Action Plan for Australian Marsupials and Monotremes

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Wildlife Australia, December 1996
ISBN 0 6422 1395 X


Marsupials and monotremes have not fared well since Captain Cook arrived in Australia a little over 200 years ago. Australia accounts for about one third of all mammal extinctions world-wide since 1600 and most extinct Australian mammals were marsupials. Currently, at least ten species and six subspecies of Australian marsupials are extinct and many more are threatened with extinction. Fortunately, neither species of monotreme is threatened.

These figures, startling as they are, do not reflect the degree to which increasing numbers of species are under pressure regionally. In the central deserts about one third of all mammal species have disappeared, while in some heavily cleared agricultural areas over one quarter of marsupial species are locally extinct.

Some marsupials are extremely rare. The Northern Hairy-nosed Wombat, for example, has been reduced to about 67 individuals, of which possibly only 15 are breeding females, while the Mala (the central Australian subspecies of the Rufous Hare-wallaby) became extinct in the wild in 1991 and now exists as about 150 animals in captivity and as one experimental re-introduction, which consists of only about 10 wild animals. And the recently rediscovered Gilbert's Potoroo is known from less than 50 individuals.

In 1992, the World Conservation Union (IUCN) SSC Australasian Marsupial and Monotreme Specialist Group published Australian Marsupials and Monotremes An Action Plan for their Conservation. Most of the information in the 1992 Action Plan was compiled in the late 1980s. The 1992 Plan was prepared before the IUCN started developing new criteria for allocating taxa to Red List categories. Action Plans for other Australian vertebrate groups have been prepared since, and have allocated taxa to the draft category Critical or the now accepted category Critically Endangered. The new definitions, which were finalised in November 1994, allow more rigorous allocation of taxa to the IUCN Red List categories than was the case previously.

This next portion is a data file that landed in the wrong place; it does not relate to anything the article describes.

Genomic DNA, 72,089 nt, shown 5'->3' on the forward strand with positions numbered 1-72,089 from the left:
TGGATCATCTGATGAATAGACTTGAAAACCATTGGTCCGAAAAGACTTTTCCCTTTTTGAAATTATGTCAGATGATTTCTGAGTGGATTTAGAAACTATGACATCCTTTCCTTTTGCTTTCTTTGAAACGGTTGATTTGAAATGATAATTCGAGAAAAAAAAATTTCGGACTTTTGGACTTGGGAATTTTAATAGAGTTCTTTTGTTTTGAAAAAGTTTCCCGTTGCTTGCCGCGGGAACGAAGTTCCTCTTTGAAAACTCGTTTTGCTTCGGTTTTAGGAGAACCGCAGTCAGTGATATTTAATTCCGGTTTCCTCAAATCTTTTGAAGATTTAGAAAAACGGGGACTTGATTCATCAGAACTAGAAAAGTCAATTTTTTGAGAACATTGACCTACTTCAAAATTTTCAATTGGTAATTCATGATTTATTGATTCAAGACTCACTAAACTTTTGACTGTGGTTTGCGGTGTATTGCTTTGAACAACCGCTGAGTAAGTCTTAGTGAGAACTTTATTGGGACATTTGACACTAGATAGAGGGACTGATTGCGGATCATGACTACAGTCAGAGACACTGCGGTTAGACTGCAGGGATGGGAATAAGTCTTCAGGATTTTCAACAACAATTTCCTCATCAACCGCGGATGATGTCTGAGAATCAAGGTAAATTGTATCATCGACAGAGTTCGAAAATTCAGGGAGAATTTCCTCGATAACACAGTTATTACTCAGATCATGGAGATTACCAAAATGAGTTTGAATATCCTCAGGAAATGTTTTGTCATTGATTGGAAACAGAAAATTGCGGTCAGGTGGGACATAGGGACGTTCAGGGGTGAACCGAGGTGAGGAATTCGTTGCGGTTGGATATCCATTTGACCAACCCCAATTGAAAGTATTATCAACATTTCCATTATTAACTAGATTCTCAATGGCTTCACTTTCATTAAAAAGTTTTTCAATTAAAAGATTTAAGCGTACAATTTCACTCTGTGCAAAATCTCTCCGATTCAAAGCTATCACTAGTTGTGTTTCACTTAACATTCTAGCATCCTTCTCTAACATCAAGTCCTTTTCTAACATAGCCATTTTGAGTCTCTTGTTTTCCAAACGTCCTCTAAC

The 1992 Action Plan reviewed the conservation status of species, whereas more recent Plans have also treated subspecies. Additionally, there has been much research and conservation action on Australian marsupials in recent years. All these points led us to commission a new Action Plan.

This Action Plan shows that there have been significant improvements in the status of some species over the past decade through scientific research, and habitat and feral predator management. For example, in the 1992 Action Plan, the Woylie (or Brush-tailed Bettong) was listed as Endangered; in this Action Plan it is listed as Lower Risk (conservation dependent), because its numbers and extent of occurrence have increased markedly through translocations and fox control. Many species still require urgent conservation action however, as is reflected in this Action Plan, which has allocated one taxon to Extinct in the Wild, five to Critically Endangered, 17 to Endangered, and 31 to Vulnerable. In all, 27.5% of extant taxa are considered to be threatened.

The 1996 Action Plan for Australian Marsupials and Monotremes is the sixth in the series of Action Plans commissioned by us. Preceding Action plans were for birds, freshwater fishes, reptiles, rodents and cetaceans. Action Plans for frogs, bats, seals and the dugong are in preparation. Conservation overviews are also in preparation for non-vascular plants and invertebrates.

The 1996 Action Plan for Australian Marsupials and Monotremes will play a key role in determining priorities for the conservation research and management needed to prevent further extinctions of Australia's unique species. Australian conservation biologists have the skills and knowledge to conserve all our marsupials; what is needed is commitment and resources to carry out the necessary work.

One final point much of the work was carried out by the Australian Nature Conservation Agency (Biodiversity Group, Environment Australia) but we are now known as the Biodiversity Group (Environment Australia). References to Biodiversity Group, Environment Australia could not be removed from the text at the late stage of name change. Please note: this is not extinction it is evolution!

Peter Bridgewater
Biodiversity Group
Environment Australia